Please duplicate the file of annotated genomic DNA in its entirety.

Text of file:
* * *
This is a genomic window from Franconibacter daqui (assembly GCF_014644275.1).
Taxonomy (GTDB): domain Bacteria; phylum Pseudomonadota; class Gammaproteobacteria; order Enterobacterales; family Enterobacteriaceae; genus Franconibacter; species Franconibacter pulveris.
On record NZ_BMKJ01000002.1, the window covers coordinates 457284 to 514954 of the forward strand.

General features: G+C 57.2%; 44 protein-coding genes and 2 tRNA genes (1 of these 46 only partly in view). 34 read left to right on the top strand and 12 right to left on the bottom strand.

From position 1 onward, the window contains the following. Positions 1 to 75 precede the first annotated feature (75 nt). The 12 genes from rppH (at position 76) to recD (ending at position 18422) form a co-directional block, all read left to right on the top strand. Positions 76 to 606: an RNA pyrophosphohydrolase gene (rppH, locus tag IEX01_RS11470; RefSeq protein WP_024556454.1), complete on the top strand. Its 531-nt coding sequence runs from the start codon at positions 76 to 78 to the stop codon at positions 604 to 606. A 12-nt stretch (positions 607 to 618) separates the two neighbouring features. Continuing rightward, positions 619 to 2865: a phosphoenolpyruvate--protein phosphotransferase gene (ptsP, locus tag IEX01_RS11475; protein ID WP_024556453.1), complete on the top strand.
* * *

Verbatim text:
This is a genomic window from Franconibacter daqui (assembly GCF_014644275.1).
Taxonomy (GTDB): domain Bacteria; phylum Pseudomonadota; class Gammaproteobacteria; order Enterobacterales; family Enterobacteriaceae; genus Franconibacter; species Franconibacter pulveris.
On record NZ_BMKJ01000002.1, the window covers coordinates 457284 to 514954 of the forward strand.

General features: G+C 57.2%; 44 protein-coding genes and 2 tRNA genes (1 of these 46 only partly in view). 34 read left to right on the top strand and 12 right to left on the bottom strand.

From position 1 onward, the window contains the following. Positions 1 to 75 precede the first annotated feature (75 nt). The 12 genes from rppH (at position 76) to recD (ending at position 18422) form a co-directional block, all read left to right on the top strand. Positions 76 to 606: an RNA pyrophosphohydrolase gene (rppH, locus tag IEX01_RS11470; RefSeq protein WP_024556454.1), complete on the top strand. Its 531-nt coding sequence runs from the start codon at positions 76 to 78 to the stop codon at positions 604 to 606. A 12-nt stretch (positions 607 to 618) separates the two neighbouring features. Continuing rightward, positions 619 to 2865: a phosphoenolpyruvate--protein phosphotransferase gene (ptsP, locus tag IEX01_RS11475; protein ID WP_024556453.1), complete on the top strand.